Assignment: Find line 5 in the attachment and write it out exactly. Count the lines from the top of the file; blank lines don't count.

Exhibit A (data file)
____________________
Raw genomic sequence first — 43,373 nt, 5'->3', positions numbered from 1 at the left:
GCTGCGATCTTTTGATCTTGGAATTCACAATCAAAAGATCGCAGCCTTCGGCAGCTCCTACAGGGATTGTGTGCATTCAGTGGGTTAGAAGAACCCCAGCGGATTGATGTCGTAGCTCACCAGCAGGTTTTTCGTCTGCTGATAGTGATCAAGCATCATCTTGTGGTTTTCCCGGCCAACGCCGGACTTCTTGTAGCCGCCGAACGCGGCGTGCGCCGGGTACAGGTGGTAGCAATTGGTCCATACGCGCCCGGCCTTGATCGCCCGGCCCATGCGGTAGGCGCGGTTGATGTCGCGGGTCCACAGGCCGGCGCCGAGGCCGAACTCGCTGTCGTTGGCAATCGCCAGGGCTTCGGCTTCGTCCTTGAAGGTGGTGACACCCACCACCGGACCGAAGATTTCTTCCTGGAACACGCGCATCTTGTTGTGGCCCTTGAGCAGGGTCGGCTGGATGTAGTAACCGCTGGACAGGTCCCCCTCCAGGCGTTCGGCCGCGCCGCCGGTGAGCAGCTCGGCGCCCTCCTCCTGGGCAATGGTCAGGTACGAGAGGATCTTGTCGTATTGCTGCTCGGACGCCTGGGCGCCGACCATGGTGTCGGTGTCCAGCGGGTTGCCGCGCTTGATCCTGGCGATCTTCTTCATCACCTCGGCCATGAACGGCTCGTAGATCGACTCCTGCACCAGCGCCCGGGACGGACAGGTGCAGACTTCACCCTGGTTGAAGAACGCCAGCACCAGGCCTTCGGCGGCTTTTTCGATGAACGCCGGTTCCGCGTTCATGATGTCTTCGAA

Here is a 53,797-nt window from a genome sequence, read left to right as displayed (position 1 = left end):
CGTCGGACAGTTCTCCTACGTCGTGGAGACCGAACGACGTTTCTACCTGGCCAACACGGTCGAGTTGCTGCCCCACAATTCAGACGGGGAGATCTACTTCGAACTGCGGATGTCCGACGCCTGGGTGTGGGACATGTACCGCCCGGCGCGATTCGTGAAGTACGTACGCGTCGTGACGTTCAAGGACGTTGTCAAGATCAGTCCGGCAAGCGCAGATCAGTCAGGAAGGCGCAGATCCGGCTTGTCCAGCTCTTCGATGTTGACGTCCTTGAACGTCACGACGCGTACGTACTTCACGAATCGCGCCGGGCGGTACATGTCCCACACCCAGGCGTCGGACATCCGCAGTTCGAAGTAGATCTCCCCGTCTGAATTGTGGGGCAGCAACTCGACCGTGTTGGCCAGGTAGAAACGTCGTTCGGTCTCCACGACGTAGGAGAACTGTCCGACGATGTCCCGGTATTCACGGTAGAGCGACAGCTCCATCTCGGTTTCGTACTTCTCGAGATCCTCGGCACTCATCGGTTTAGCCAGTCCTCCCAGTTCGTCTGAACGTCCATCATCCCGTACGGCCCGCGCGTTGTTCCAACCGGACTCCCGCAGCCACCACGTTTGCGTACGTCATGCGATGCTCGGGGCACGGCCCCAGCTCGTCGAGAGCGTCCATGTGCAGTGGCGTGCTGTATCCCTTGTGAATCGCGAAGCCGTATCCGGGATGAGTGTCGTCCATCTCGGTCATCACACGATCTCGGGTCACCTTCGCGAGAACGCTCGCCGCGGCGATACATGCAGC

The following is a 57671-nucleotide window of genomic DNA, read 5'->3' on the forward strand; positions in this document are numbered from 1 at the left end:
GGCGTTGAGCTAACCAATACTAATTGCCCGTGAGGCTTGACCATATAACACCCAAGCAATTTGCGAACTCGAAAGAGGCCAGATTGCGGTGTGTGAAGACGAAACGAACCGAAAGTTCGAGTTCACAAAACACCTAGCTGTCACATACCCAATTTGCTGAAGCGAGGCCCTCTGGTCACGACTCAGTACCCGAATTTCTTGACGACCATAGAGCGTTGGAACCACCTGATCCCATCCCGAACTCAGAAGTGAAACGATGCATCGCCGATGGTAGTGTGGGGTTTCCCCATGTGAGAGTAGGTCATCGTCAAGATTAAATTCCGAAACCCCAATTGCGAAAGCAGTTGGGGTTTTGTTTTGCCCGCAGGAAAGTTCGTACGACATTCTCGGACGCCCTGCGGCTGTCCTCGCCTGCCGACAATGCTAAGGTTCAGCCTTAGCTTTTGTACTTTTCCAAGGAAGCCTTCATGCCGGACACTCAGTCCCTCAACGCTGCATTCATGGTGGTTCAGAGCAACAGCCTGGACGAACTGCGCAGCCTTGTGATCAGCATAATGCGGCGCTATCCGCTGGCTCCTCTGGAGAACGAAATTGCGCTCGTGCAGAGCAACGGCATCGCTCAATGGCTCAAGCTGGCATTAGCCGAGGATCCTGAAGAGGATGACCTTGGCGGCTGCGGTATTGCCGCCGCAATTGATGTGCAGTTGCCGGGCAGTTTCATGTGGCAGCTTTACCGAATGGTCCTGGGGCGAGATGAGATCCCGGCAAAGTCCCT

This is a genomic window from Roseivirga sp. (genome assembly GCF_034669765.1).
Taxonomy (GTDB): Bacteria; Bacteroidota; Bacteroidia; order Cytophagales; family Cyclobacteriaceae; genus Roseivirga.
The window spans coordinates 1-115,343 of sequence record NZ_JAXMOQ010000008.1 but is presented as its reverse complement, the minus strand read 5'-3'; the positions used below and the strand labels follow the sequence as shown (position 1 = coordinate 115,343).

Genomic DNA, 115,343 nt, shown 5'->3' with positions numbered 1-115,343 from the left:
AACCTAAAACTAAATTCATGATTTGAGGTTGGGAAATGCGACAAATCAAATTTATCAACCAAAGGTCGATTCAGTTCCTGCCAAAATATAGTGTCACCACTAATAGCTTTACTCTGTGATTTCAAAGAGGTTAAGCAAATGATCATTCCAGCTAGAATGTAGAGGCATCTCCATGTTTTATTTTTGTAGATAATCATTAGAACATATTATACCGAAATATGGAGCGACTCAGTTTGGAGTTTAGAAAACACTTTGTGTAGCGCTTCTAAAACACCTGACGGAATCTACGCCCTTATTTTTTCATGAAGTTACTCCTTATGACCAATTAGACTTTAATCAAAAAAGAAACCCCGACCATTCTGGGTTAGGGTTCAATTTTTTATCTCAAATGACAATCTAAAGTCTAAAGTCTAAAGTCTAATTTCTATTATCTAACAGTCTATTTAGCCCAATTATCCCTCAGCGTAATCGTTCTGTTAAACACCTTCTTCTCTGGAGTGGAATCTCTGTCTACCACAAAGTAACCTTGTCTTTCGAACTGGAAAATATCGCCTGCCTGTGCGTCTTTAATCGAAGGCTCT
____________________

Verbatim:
The following is a 57671-nucleotide window of genomic DNA, read 5'->3' on the forward strand; positions in this document are numbered from 1 at the left end: